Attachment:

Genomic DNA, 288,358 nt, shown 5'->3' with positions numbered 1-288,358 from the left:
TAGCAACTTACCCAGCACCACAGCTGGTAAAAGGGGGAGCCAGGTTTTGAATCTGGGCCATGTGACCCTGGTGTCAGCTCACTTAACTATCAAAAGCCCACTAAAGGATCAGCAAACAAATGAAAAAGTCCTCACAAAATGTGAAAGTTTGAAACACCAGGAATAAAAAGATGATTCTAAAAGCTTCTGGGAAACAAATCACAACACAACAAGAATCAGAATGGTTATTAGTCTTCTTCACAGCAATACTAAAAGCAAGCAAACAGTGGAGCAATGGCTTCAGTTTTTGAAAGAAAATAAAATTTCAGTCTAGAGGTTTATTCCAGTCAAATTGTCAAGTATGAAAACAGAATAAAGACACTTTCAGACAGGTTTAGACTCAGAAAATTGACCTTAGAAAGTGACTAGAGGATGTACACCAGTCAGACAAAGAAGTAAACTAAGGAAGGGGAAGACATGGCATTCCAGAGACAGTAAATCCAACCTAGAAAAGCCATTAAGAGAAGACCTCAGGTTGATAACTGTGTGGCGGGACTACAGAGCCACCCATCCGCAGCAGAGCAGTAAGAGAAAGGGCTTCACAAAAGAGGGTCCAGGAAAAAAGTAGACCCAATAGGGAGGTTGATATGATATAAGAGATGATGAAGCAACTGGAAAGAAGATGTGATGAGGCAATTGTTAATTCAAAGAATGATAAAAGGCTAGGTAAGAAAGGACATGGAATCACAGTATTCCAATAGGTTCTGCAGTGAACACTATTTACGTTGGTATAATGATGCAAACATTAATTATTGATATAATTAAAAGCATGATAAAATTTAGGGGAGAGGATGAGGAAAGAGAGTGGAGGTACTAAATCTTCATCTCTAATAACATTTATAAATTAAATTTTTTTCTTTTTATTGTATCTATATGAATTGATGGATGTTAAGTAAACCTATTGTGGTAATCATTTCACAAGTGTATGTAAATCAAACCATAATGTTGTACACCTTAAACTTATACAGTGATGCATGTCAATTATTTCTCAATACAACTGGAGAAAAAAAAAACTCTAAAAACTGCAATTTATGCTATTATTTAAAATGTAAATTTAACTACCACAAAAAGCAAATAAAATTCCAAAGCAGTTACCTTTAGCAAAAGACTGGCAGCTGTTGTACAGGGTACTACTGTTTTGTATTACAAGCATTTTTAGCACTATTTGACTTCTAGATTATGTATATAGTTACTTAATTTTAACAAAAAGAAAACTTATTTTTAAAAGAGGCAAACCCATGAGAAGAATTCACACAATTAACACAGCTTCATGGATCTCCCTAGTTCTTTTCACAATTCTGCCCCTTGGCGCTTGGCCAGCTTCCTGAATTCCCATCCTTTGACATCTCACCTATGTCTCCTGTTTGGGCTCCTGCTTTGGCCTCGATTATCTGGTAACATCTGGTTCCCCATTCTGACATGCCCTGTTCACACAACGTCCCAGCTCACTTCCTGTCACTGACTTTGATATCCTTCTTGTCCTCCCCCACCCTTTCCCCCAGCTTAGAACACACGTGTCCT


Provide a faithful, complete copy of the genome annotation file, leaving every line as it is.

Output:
Genomic DNA, 288,358 nt, shown 5'->3' with positions numbered 1-288,358 from the left:
TAGCAACTTACCCAGCACCACAGCTGGTAAAAGGGGGAGCCAGGTTTTGAATCTGGGCCATGTGACCCTGGTGTCAGCTCACTTAACTATCAAAAGCCCACTAAAGGATCAGCAAACAAATGAAAAAGTCCTCACAAAATGTGAAAGTTTGAAACACCAGGAATAAAAAGATGATTCTAAAAGCTTCTGGGAAACAAATCACAACACAACAAGAATCAGAATGGTTATTAGTCTTCTTCACAGCAATACTAAAAGCAAGCAAACAGTGGAGCAATGGCTTCAGTTTTTGAAAGAAAATAAAATTTCAGTCTAGAGGTTTATTCCAGTCAAATTGTCAAGTATGAAAACAGAATAAAGACACTTTCAGACAGGTTTAGACTCAGAAAATTGACCTTAGAAAGTGACTAGAGGATGTACACCAGTCAGACAAAGAAGTAAACTAAGGAAGGGGAAGACATGGCATTCCAGAGACAGTAAATCCAACCTAGAAAAGCCATTAAGAGAAGACCTCAGGTTGATAACTGTGTGGCGGGACTACAGAGCCACCCATCCGCAGCAGAGCAGTAAGAGAAAGGGCTTCACAAAAGAGGGTCCAGGAAAAAAGTAGACCCAATAGGGAGGTTGATATGATATAAGAGATGATGAAGCAACTGGAAAGAAGATGTGATGAGGCAATTGTTAATTCAAAGAATGATAAAAGGCTAGGTAAGAAAGGACATGGAATCACAGTATTCCAATAGGTTCTGCAGTGAACACTATTTACGTTGGTATAATGATGCAAACATTAATTATTGATATAATTAAAAGCATGATAAAATTTAGGGGAGAGGATGAGGAAAGAGAGTGGAGGTACTAAATCTTCATCTCTAATAACATTTATAAATTAAATTTTTTTCTTTTTATTGTATCTATATGAATTGATGGATGTTAAGTAAACCTATTGTGGTAATCATTTCACAAGTGTATGTAAATCAAACCATAATGTTGTACACCTTAAACTTATACAGTGATGCATGTCAATTATTTCTCAATACAACTGGAGAAAAAAAAAACTCTAAAAACTGCAATTTATGCTATTATTTAAAATGTAAATTTAACTACCACAAAAAGCAAATAAAATTCCAAAGCAGTTACCTTTAGCAAAAGACTGGCAGCTGTTGTACAGGGTACTACTGTTTTGTATTACAAGCATTTTTAGCACTATTTGACTTCTAGATTATGTATATAGTTACTTAATTTTAACAAAAAGAAAACTTATTTTTAAAAGAGGCAAACCCATGAGAAGAATTCACACAATTAACACAGCTTCATGGATCTCCCTAGTTCTTTTCACAATTCTGCCCCTTGGCGCTTGGCCAGCTTCCTGAATTCCCATCCTTTGACATCTCACCTATGTCTCCTGTTTGGGCTCCTGCTTTGGCCTCGATTATCTGGTAACATCTGGTTCCCCATTCTGACATGCCCTGTTCACACAACGTCCCAGCTCACTTCCTGTCACTGACTTTGATATCCTTCTTGTCCTCCCCCACCCTTTCCCCCAGCTTAGAACACACGTGTCCT